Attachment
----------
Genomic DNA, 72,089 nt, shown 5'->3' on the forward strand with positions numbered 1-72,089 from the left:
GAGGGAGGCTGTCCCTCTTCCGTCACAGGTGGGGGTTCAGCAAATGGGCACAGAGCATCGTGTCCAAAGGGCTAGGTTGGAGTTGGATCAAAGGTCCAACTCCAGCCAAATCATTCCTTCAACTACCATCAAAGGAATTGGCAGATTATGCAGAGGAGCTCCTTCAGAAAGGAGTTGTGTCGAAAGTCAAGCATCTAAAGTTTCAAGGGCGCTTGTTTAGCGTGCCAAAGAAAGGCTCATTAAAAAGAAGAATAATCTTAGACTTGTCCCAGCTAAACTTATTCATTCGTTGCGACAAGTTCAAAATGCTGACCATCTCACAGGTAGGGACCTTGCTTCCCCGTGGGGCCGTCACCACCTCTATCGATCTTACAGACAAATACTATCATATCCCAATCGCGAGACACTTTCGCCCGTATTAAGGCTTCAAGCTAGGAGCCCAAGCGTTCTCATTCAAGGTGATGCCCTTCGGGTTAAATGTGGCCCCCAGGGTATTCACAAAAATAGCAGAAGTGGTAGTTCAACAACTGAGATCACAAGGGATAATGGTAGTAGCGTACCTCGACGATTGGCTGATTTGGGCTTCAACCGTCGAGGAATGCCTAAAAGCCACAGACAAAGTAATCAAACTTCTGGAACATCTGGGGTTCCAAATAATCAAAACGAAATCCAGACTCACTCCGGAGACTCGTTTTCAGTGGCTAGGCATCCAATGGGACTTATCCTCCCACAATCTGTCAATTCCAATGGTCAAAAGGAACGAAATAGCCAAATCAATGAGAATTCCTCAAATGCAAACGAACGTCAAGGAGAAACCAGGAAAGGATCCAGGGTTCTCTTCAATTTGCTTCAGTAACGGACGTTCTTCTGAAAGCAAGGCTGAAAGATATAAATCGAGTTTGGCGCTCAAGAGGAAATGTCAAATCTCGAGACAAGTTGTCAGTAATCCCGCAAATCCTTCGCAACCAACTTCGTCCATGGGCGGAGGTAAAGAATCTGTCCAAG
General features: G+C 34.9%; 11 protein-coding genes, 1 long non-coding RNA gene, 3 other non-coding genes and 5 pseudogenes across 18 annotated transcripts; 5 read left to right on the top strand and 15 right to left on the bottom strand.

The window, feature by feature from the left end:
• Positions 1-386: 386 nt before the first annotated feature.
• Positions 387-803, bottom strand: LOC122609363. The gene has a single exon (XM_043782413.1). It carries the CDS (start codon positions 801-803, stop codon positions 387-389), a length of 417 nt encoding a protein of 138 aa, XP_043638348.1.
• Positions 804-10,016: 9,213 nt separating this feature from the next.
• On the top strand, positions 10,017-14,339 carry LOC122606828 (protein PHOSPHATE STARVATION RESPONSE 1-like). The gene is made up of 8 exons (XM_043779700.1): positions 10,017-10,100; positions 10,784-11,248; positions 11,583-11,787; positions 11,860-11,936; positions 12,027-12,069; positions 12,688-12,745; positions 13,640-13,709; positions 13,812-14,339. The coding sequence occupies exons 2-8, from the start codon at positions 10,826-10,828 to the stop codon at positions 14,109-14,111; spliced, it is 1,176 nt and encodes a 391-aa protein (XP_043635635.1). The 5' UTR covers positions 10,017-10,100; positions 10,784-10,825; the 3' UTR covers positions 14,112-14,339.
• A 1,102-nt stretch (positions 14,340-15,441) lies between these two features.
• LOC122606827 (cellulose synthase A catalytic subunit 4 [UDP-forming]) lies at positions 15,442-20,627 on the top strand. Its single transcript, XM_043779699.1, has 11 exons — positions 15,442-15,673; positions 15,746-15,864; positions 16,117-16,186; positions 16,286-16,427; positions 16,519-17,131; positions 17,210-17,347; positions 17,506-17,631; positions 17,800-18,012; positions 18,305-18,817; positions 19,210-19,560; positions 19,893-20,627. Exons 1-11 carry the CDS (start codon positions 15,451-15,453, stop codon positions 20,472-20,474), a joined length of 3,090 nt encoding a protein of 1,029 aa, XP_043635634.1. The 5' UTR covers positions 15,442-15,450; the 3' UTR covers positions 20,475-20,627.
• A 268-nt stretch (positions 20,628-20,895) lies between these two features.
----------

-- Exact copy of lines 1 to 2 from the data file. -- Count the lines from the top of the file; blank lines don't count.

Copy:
Genomic DNA, 72,089 nt, shown 5'->3' on the forward strand with positions numbered 1-72,089 from the left:
GAGGGAGGCTGTCCCTCTTCCGTCACAGGTGGGGGTTCAGCAAATGGGCACAGAGCATCGTGTCCAAAGGGCTAGGTTGGAGTTGGATCAAAGGTCCAACTCCAGCCAAATCATTCCTTCAACTACCATCAAAGGAATTGGCAGATTATGCAGAGGAGCTCCTTCAGAAAGGAGTTGTGTCGAAAGTCAAGCATCTAAAGTTTCAAGGGCGCTTGTTTAGCGTGCCAAAGAAAGGCTCATTAAAAAGAAGAATAATCTTAGACTTGTCCCAGCTAAACTTATTCATTCGTTGCGACAAGTTCAAAATGCTGACCATCTCACAGGTAGGGACCTTGCTTCCCCGTGGGGCCGTCACCACCTCTATCGATCTTACAGACAAATACTATCATATCCCAATCGCGAGACACTTTCGCCCGTATTAAGGCTTCAAGCTAGGAGCCCAAGCGTTCTCATTCAAGGTGATGCCCTTCGGGTTAAATGTGGCCCCCAGGGTATTCACAAAAATAGCAGAAGTGGTAGTTCAACAACTGAGATCACAAGGGATAATGGTAGTAGCGTACCTCGACGATTGGCTGATTTGGGCTTCAACCGTCGAGGAATGCCTAAAAGCCACAGACAAAGTAATCAAACTTCTGGAACATCTGGGGTTCCAAATAATCAAAACGAAATCCAGACTCACTCCGGAGACTCGTTTTCAGTGGCTAGGCATCCAATGGGACTTATCCTCCCACAATCTGTCAATTCCAATGGTCAAAAGGAACGAAATAGCCAAATCAATGAGAATTCCTCAAATGCAAACGAACGTCAAGGAGAAACCAGGAAAGGATCCAGGGTTCTCTTCAATTTGCTTCAGTAACGGACGTTCTTCTGAAAGCAAGGCTGAAAGATATAAATCGAGTTTGGCGCTCAAGAGGAAATGTCAAATCTCGAGACAAGTTGTCAGTAATCCCGCAAATCCTTCGCAACCAACTTCGTCCATGGGCGGAGGTAAAGAATCTGTCCAAG